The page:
The water shortage in California has people cutting down on shower times and keeping usage to a minimum—which has led activists to rail against Nestle Waters, accused of profiting off its water-bottling operations at the expense of the environment, Newsweek reports. Backing up these claims is an investigation by the Desert Sun that unearthed a lack of oversight on Nestle's practices, including the revelation that there's been little to no assessment on how bottling water in the state affects water supplies and ecosystems. Also: Nestle's permit to suck up this water expired in 1988. The US Forest Service says it will do an "environmental analysis," but "only this year, after a group of critics raised concerns in letters and after the Desert Sun inquired about the expired permit," notes the newspaper.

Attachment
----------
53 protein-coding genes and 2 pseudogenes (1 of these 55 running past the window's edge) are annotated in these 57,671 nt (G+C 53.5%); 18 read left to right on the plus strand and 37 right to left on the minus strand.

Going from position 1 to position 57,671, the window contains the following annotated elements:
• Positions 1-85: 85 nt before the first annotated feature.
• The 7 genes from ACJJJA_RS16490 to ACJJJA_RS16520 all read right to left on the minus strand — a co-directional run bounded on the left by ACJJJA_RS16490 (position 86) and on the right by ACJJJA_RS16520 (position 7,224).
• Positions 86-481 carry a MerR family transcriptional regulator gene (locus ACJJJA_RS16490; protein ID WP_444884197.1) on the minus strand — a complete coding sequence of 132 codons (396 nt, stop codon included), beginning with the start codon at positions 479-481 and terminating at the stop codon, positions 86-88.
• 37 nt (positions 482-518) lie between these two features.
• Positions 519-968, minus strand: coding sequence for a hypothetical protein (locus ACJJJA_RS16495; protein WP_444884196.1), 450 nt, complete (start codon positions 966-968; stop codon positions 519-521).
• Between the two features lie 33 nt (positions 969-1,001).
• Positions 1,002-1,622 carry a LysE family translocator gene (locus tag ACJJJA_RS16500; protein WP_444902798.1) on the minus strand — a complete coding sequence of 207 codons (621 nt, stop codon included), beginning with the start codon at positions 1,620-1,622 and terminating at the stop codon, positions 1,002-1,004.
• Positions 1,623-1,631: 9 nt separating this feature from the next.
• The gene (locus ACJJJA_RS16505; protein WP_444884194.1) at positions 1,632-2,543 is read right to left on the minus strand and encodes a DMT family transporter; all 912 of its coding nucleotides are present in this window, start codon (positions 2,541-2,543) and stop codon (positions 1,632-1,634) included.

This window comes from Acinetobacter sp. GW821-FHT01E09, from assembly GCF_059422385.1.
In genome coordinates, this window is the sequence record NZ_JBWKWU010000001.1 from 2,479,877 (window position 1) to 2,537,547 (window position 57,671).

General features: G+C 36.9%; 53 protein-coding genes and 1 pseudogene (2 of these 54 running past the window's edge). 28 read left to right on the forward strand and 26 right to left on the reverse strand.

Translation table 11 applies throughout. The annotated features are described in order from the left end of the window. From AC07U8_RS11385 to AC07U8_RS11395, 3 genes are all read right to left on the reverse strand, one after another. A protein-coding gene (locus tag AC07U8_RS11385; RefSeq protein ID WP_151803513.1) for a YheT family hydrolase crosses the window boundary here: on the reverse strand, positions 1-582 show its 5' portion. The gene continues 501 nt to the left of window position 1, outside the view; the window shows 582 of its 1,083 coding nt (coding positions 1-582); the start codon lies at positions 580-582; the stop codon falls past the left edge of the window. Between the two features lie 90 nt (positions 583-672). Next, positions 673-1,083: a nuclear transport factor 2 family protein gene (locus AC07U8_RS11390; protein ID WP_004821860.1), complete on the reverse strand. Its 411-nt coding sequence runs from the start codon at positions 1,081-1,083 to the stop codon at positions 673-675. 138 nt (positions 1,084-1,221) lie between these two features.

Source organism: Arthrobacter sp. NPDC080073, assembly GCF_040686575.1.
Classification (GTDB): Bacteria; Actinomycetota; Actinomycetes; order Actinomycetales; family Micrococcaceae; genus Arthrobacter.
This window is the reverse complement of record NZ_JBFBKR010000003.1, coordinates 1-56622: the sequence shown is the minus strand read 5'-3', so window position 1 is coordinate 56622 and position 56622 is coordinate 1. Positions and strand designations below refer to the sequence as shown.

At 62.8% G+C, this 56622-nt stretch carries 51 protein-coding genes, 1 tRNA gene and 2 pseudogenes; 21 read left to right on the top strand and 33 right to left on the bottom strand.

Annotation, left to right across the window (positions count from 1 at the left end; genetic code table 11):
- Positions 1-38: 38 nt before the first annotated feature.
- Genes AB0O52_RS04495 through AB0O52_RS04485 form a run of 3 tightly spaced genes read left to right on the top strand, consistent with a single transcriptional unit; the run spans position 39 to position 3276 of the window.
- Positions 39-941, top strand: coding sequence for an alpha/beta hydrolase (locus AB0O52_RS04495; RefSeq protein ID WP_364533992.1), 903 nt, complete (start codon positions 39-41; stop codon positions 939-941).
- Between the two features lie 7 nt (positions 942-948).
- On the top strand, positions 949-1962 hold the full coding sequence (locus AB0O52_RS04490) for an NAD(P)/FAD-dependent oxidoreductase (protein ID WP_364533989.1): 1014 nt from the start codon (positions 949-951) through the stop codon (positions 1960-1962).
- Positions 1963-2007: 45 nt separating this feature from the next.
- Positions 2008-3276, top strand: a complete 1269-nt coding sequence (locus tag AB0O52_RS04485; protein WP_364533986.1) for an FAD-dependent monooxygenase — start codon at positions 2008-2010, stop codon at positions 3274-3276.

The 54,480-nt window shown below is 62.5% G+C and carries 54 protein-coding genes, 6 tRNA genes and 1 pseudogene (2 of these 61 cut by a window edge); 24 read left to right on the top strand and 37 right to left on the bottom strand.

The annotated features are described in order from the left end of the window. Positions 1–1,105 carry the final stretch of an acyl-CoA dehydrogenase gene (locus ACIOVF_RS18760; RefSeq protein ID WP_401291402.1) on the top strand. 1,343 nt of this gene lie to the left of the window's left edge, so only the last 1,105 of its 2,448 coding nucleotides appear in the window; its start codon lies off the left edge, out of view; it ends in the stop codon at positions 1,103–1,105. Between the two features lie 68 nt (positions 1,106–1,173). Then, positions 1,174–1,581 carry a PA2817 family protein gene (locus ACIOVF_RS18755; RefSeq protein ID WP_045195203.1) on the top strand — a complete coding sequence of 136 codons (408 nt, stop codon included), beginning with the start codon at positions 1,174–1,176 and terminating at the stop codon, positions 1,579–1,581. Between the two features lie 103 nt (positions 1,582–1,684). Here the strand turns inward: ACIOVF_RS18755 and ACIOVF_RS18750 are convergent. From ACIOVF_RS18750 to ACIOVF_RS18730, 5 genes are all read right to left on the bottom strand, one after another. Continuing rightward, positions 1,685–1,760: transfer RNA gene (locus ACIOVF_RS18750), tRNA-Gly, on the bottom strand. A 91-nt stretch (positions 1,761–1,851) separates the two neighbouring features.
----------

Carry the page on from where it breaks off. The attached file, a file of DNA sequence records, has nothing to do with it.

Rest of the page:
Of the 108 water-bottling plants in California, five are operated by Nestle, the leading bottled-water supplier worldwide. No state agency monitors how much water is extracted by these plants, notes the Sun. Nestle released a statement that said its 2014 water usage in California was 705 million gallons—which it calls a relatively modest amount, about what it would take to irrigate two golf courses. But critics tell the paper that in the mid-2000s the Forest Service scrutinized permits for forest cabin owners, not saying boo about Nestle. "We made the little people do the right thing, and we're not making the big people do the right thing," a retired biologist with the service tells the paper. (Read the Desert Sun's full take.)